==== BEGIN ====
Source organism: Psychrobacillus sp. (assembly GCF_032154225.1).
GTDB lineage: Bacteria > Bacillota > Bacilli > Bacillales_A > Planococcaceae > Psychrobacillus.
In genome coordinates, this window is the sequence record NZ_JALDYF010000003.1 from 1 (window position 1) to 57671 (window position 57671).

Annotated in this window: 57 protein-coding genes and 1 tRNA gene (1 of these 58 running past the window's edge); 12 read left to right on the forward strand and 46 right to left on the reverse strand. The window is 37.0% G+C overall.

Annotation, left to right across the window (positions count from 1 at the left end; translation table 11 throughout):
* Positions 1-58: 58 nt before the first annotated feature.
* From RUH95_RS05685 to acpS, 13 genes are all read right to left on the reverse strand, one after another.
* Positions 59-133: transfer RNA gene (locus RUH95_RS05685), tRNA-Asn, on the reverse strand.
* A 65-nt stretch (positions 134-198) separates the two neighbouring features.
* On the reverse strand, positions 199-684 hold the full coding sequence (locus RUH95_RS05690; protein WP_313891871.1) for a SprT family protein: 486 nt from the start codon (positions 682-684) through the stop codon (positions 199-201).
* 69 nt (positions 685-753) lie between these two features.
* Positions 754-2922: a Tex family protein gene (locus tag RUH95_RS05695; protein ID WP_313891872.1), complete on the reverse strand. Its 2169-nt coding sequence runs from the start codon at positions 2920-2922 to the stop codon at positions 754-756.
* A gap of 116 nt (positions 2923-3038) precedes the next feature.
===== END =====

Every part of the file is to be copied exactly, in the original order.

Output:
Source organism: Psychrobacillus sp. (assembly GCF_032154225.1).
GTDB lineage: Bacteria > Bacillota > Bacilli > Bacillales_A > Planococcaceae > Psychrobacillus.
In genome coordinates, this window is the sequence record NZ_JALDYF010000003.1 from 1 (window position 1) to 57671 (window position 57671).

Annotated in this window: 57 protein-coding genes and 1 tRNA gene (1 of these 58 running past the window's edge); 12 read left to right on the forward strand and 46 right to left on the reverse strand. The window is 37.0% G+C overall.

Annotation, left to right across the window (positions count from 1 at the left end; translation table 11 throughout):
* Positions 1-58: 58 nt before the first annotated feature.
* From RUH95_RS05685 to acpS, 13 genes are all read right to left on the reverse strand, one after another.
* Positions 59-133: transfer RNA gene (locus RUH95_RS05685), tRNA-Asn, on the reverse strand.
* A 65-nt stretch (positions 134-198) separates the two neighbouring features.
* On the reverse strand, positions 199-684 hold the full coding sequence (locus RUH95_RS05690; protein WP_313891871.1) for a SprT family protein: 486 nt from the start codon (positions 682-684) through the stop codon (positions 199-201).
* 69 nt (positions 685-753) lie between these two features.
* Positions 754-2922: a Tex family protein gene (locus tag RUH95_RS05695; protein ID WP_313891872.1), complete on the reverse strand. Its 2169-nt coding sequence runs from the start codon at positions 2920-2922 to the stop codon at positions 754-756.
* A gap of 116 nt (positions 2923-3038) precedes the next feature.